The use of stable isotopes to study biogeochemical processes requires knowledge of the biological controls on isotope fractionation, which may arise through genetic and physiological differences among bacteria. I have found that biological factors can play a key role in the isotope systematics of nitrification and denitrification. The discovery of denitrifying genes in nitrifying bacteria has raised many basic questions about the metabolism, ecology, and evolution of nitrifying and denitrifying bacteria. I plan to pursue these questions as they relate to production of climatically important trace gases (NO and N2O) and global-scale nitrogen biogeochemistry. The oxygen isotopic analysis of seawater nitrate has opened up many new and exciting avenues of biogeochemical research. I plan to investigate the unusual isotopic behavior in oxygen isotopic fractionation during denitrification, which has potential analogies in other systems and may have a broad impact on the way we interpret isotopic distributions. Through the combination of state-of-the-art genetic and stable isotopic methods, I hope to improve the understanding of isotope fractionation in biological systems.

What we learn about isotopic behavior in nitrification and denitrification has potential applications to other systems, and I hope to expand my work to investigate isotope fractionation in other microbial processes. At this point, nitrification and denitrification, in addition to having keen biogeochemical importance, are excellent systems for addressing the connection between biology and geochemistry because the genes involved have been identified and most of the substrates and products in question are now isotopically accessible. Genetic characterization yields very detailed information about the organisms that are present and active in a given microenvironment, but extrapolation of these data to the larger system is hampered by spatial and temporal variability. In order to assess the contribution of different organisms to the overall N2O budget, it is important to combine genetic characterization of the environment with broader biogeochemical measurements. Using isotopic measurements may be an excellent way to extend genetic characterization of natural systems.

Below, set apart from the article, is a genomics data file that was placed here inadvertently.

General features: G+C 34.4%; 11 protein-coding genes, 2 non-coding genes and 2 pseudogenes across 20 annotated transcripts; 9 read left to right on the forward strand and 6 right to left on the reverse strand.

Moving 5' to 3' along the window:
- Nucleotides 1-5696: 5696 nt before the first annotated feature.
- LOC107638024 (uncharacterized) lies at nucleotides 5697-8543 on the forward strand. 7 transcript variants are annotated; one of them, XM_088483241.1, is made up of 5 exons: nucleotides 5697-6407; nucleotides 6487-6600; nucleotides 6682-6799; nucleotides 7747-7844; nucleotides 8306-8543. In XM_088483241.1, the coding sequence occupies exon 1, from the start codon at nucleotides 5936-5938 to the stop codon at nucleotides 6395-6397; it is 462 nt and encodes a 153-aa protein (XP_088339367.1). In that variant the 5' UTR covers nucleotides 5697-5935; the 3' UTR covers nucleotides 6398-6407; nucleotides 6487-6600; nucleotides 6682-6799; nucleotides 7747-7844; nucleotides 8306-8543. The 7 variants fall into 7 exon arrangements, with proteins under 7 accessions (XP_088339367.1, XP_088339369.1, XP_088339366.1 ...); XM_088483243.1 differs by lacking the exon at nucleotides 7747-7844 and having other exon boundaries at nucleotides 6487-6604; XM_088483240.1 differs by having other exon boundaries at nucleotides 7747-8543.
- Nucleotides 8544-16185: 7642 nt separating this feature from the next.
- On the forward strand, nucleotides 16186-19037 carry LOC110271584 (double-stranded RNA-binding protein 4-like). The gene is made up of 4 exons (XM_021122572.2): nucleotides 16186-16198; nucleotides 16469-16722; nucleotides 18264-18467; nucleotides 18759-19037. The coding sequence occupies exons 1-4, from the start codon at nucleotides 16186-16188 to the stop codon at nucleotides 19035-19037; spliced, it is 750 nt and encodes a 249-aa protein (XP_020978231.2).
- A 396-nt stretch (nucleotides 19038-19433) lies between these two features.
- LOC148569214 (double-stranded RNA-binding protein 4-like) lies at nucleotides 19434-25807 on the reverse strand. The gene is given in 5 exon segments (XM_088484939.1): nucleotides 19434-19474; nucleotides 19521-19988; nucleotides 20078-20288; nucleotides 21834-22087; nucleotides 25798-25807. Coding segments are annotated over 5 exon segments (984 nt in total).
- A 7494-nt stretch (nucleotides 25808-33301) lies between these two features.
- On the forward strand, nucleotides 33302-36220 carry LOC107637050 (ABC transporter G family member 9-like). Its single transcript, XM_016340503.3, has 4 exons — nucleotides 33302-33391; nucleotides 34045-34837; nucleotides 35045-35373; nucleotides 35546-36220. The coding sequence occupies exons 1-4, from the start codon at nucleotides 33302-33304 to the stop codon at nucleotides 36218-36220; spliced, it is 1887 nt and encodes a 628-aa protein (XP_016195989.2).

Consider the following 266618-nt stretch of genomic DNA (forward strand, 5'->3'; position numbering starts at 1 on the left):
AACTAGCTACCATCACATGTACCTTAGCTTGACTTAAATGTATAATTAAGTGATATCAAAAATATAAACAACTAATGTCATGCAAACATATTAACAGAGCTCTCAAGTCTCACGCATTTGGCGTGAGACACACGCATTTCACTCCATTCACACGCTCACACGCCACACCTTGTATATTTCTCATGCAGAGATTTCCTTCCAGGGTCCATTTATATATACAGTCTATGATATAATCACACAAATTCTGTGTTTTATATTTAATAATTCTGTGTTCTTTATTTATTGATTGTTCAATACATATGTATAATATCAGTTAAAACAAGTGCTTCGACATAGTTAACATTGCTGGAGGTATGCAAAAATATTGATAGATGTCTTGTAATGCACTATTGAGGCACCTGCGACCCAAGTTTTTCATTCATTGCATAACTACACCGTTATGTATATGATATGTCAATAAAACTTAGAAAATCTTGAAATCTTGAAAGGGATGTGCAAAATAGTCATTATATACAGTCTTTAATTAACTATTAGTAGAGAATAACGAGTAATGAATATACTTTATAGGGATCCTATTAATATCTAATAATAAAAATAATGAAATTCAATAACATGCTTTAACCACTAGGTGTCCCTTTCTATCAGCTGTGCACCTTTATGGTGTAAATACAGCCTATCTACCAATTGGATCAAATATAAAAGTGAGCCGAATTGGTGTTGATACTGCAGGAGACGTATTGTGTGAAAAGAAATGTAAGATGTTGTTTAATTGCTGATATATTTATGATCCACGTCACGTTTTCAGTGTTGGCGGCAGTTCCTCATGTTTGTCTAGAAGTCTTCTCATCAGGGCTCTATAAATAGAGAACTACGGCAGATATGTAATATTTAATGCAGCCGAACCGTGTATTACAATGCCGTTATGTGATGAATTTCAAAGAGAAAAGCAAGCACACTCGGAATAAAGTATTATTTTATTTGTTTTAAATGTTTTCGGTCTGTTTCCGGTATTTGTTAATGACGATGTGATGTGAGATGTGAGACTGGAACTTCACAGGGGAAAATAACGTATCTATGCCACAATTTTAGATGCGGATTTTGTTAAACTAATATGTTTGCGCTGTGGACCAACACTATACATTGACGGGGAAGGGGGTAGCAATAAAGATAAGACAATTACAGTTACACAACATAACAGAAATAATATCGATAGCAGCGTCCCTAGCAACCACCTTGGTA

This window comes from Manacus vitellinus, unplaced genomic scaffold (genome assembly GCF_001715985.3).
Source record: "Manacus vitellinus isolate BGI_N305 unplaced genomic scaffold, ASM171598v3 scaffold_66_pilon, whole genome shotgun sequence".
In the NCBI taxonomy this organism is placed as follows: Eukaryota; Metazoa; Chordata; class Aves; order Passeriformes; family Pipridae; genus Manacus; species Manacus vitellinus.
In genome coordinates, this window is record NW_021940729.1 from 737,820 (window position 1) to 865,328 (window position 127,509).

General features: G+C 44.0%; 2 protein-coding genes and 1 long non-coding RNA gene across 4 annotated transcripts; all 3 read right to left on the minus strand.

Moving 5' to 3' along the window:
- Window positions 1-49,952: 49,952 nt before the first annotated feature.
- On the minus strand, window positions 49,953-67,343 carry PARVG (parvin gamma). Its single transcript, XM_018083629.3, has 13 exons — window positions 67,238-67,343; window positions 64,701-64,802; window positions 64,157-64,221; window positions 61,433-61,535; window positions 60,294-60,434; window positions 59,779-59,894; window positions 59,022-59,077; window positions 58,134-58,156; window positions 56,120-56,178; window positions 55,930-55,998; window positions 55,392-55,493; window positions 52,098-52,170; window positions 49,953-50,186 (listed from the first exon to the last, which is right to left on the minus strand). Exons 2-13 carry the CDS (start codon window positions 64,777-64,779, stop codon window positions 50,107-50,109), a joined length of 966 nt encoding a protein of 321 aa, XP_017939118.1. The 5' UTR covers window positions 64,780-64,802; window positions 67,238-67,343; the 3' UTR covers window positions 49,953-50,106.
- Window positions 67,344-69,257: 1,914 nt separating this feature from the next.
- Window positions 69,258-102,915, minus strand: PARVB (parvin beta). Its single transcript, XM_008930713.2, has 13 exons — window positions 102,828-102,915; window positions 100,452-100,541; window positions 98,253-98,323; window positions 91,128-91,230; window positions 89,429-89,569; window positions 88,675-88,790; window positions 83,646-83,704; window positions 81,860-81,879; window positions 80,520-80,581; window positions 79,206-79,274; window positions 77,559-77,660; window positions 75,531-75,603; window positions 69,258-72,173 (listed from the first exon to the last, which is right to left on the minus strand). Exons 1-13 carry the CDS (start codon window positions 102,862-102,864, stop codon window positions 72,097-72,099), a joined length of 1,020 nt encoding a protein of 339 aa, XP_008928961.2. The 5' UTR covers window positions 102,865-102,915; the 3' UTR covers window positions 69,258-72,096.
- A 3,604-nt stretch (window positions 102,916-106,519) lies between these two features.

Students in my lab will have the opportunity to work on projects ranging from evolution and genetic diversity to stable isotope fractionation and modeling of cellular-scale to global ocean processes. They will learn from me and from each other in an interdisciplinary environment and will be encouraged to explore the questions they're interested in from a variety of perspectives.

For more information on educational opportunities:
Undergraduate Research Opportunities (including Minority Fellowships, Summer Student Fellowships and Guest Student Appointments)
Graduate Programs (including the MIT/WHOI Joint Program, Goephysical Fluid Dynamics (GFD) Program, and Guest Student Appointments)
Postdoctoral Programs (including the Scholar Fellowship Program, Marine Policy Fellowship, Postdoctoral Fellowship, and Postdoctoral Investigator)